The physical condition of Syrian refugee children’s schools is disheartening. “External” refugees (those who have left Syria) are taught in makeshift structures, some just in tents or semi-enclosed facilities, and “internal” refugees (those displaced from their communities and living elsewhere in Syria) are taught in buildings severely damaged by fighting and bombing. 4,500 of Syria’s 22,000 schools have been destroyed or are no longer being used as schools.
Data also indicates that Syria ranks sixth of eight countries in the Middle East with a literacy rate of 84 percent in 2011, with continuing declines as the civil war continues. The deplorable physical condition of schools attended by the refugee children in Syria and abroad, as well as the relatively low literacy rate, indicates a barely functioning system that does not provide children with skills or prepares them for futures as members and participants in a socially cohesive society.
Given the precarious nature of their situations as refugees, these Syrian children particularly need schools that provide the structure for them to develop social cohesion. These schools should deliver the tripartite functions of teaching literacy, preparing individuals for sustained economic livelihood, and developing a commitment to the values of social cohesion that enable refugee children to live as productive members of society. Another essential component of social cohesion is self-regulation, and Syrian schools must teach self-regulation by instilling tolerance for differences, promoting cooperation, and fostering altruism.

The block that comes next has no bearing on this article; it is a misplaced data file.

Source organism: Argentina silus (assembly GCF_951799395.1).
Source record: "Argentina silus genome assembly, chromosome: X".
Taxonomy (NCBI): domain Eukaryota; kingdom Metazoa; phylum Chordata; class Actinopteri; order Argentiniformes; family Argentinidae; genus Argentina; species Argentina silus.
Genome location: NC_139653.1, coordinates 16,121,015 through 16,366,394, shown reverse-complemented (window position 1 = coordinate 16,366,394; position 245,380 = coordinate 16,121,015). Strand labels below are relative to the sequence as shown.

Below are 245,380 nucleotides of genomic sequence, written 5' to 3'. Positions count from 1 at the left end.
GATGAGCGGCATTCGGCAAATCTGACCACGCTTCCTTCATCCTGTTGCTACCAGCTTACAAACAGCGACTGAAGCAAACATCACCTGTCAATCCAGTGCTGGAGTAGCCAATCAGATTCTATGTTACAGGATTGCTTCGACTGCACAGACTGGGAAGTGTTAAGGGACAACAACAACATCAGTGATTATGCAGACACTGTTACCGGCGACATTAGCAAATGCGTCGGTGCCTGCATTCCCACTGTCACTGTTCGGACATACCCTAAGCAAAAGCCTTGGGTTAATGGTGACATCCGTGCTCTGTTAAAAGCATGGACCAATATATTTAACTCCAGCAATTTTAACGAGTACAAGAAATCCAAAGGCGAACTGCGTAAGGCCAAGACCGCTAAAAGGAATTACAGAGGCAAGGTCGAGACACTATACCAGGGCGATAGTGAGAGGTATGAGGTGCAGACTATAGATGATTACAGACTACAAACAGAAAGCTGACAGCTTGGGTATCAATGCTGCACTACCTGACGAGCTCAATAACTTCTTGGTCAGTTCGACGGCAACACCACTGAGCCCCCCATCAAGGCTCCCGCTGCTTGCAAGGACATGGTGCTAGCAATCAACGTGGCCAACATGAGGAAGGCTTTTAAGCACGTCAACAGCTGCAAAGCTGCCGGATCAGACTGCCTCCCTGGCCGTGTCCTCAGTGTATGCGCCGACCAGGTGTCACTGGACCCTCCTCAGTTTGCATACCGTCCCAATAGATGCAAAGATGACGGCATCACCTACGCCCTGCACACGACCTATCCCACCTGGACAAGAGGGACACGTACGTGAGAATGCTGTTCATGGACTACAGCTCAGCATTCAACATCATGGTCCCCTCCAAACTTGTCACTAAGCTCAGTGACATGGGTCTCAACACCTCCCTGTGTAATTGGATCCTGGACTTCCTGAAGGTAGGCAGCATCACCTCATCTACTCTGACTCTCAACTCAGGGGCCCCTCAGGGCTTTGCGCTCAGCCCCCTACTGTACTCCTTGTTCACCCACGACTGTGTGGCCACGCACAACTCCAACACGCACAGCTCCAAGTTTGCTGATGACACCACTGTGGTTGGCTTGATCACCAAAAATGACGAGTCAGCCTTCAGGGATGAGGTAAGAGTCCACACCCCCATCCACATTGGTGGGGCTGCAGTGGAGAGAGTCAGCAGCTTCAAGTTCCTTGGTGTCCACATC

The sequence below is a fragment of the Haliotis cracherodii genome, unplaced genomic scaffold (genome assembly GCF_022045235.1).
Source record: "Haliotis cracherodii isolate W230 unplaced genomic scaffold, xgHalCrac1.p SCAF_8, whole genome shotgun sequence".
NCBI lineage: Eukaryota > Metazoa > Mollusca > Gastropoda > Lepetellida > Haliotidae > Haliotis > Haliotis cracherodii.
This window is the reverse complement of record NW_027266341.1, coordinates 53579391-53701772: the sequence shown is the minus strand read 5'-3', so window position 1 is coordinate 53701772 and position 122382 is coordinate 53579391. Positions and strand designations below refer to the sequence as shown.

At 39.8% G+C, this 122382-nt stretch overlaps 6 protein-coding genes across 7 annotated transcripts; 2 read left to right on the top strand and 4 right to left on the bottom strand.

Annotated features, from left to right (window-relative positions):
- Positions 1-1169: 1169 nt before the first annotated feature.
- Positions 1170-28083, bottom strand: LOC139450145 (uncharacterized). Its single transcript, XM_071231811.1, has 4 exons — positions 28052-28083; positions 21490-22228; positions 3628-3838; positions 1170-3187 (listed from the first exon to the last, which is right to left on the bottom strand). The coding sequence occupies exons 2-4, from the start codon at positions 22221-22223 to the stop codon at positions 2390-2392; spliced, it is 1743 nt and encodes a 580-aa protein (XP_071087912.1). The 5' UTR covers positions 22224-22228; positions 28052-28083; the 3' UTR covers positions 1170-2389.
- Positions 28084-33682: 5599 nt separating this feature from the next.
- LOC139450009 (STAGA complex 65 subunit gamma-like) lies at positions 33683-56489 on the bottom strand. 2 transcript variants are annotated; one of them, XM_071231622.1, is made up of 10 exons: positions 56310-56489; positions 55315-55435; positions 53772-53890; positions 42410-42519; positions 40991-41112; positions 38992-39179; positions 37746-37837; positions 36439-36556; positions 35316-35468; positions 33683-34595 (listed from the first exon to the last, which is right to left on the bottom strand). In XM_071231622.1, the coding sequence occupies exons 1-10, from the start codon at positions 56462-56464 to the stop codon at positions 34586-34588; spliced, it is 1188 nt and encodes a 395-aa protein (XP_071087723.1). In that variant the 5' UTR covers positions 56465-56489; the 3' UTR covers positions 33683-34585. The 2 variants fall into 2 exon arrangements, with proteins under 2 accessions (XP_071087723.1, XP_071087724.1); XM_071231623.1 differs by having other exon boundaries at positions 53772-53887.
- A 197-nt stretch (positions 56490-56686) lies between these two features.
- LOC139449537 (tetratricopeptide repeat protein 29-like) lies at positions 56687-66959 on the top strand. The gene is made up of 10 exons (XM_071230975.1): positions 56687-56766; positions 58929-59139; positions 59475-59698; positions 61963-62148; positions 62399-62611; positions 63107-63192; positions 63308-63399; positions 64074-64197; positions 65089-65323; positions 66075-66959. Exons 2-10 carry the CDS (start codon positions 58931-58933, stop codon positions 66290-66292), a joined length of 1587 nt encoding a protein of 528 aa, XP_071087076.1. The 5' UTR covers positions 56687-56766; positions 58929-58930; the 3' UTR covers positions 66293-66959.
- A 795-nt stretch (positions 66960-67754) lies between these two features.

The future of Syria and its citizens is uncertain. Budgets to support refugees in the countries where they now reside are strained, and education has often taken a backseat to health, housing, and subsistence. Without schools and a commitment to schools’ transformative potential to create cohesion, civility, and comity, Syrian refugee children will be unable to develop a future commitment “to a common objective.”
The international community must support both short and long term opportunities for refugee children. It must first provide financial support for schools in refugee camps and other areas in the short term. This financial support must go to train teachers, so educators are equipped to help refugee children make educationally effective transitions that sustain learning continuity throughout their journeys as refugees. In the longer term, the international community must assist, when feasible, in returning return refugee children to their home countries, as well as in creating opportunities to make them immigrants, not refugees, to countries that will accept them.
Beyond these imperatives, there must also be unified international initiatives to create effective schools for children currently living in refugee camps. A well-funded, worldwide effort with strong international political and humanitarian support to build and maintain such schools must be the immediate next step. By definition, refugee camps are meant to be temporary. Schools within such camps, though, must teach enduring content and values.